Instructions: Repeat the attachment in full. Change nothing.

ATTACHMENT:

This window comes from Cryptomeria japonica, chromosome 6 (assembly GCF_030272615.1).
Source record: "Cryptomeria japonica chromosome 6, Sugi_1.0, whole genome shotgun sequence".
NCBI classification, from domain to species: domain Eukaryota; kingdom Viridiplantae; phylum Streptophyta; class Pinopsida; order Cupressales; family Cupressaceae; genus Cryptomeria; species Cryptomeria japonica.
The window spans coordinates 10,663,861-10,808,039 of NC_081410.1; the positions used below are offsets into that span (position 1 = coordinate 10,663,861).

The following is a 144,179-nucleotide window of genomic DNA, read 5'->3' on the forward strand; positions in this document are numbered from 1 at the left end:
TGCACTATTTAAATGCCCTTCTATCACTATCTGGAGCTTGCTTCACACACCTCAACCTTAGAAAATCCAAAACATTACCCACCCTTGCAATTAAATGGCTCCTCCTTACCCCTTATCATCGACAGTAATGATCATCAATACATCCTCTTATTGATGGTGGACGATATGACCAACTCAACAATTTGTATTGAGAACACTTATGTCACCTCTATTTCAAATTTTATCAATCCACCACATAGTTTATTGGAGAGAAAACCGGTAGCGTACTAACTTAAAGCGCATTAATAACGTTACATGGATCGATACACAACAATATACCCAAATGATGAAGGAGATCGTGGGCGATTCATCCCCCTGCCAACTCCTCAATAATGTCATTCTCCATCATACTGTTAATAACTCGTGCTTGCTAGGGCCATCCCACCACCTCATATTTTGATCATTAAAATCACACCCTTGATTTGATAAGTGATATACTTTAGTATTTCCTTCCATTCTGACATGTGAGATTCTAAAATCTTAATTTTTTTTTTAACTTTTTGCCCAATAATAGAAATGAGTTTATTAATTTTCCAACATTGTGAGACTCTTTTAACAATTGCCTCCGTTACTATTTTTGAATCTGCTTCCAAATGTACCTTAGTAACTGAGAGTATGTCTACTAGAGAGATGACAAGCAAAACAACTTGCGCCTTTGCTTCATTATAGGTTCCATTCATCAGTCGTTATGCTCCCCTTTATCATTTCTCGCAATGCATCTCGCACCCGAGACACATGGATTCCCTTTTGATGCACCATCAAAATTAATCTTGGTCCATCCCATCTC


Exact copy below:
This window comes from Cryptomeria japonica, chromosome 6 (assembly GCF_030272615.1).
Source record: "Cryptomeria japonica chromosome 6, Sugi_1.0, whole genome shotgun sequence".
NCBI classification, from domain to species: domain Eukaryota; kingdom Viridiplantae; phylum Streptophyta; class Pinopsida; order Cupressales; family Cupressaceae; genus Cryptomeria; species Cryptomeria japonica.
The window spans coordinates 10,663,861-10,808,039 of NC_081410.1; the positions used below are offsets into that span (position 1 = coordinate 10,663,861).

The following is a 144,179-nucleotide window of genomic DNA, read 5'->3' on the forward strand; positions in this document are numbered from 1 at the left end:
TGCACTATTTAAATGCCCTTCTATCACTATCTGGAGCTTGCTTCACACACCTCAACCTTAGAAAATCCAAAACATTACCCACCCTTGCAATTAAATGGCTCCTCCTTACCCCTTATCATCGACAGTAATGATCATCAATACATCCTCTTATTGATGGTGGACGATATGACCAACTCAACAATTTGTATTGAGAACACTTATGTCACCTCTATTTCAAATTTTATCAATCCACCACATAGTTTATTGGAGAGAAAACCGGTAGCGTACTAACTTAAAGCGCATTAATAACGTTACATGGATCGATACACAACAATATACCCAAATGATGAAGGAGATCGTGGGCGATTCATCCCCCTGCCAACTCCTCAATAATGTCATTCTCCATCATACTGTTAATAACTCGTGCTTGCTAGGGCCATCCCACCACCTCATATTTTGATCATTAAAATCACACCCTTGATTTGATAAGTGATATACTTTAGTATTTCCTTCCATTCTGACATGTGAGATTCTAAAATCTTAATTTTTTTTTTAACTTTTTGCCCAATAATAGAAATGAGTTTATTAATTTTCCAACATTGTGAGACTCTTTTAACAATTGCCTCCGTTACTATTTTTGAATCTGCTTCCAAATGTACCTTAGTAACTGAGAGTATGTCTACTAGAGAGATGACAAGCAAAACAACTTGCGCCTTTGCTTCATTATAGGTTCCATTCATCAGTCGTTATGCTCCCCTTTATCATTTCTCGCAATGCATCTCGCACCCGAGACACATGGATTCCCTTTTGATGCACCATCAAAATTAATCTTGGTCCATCCCATCTC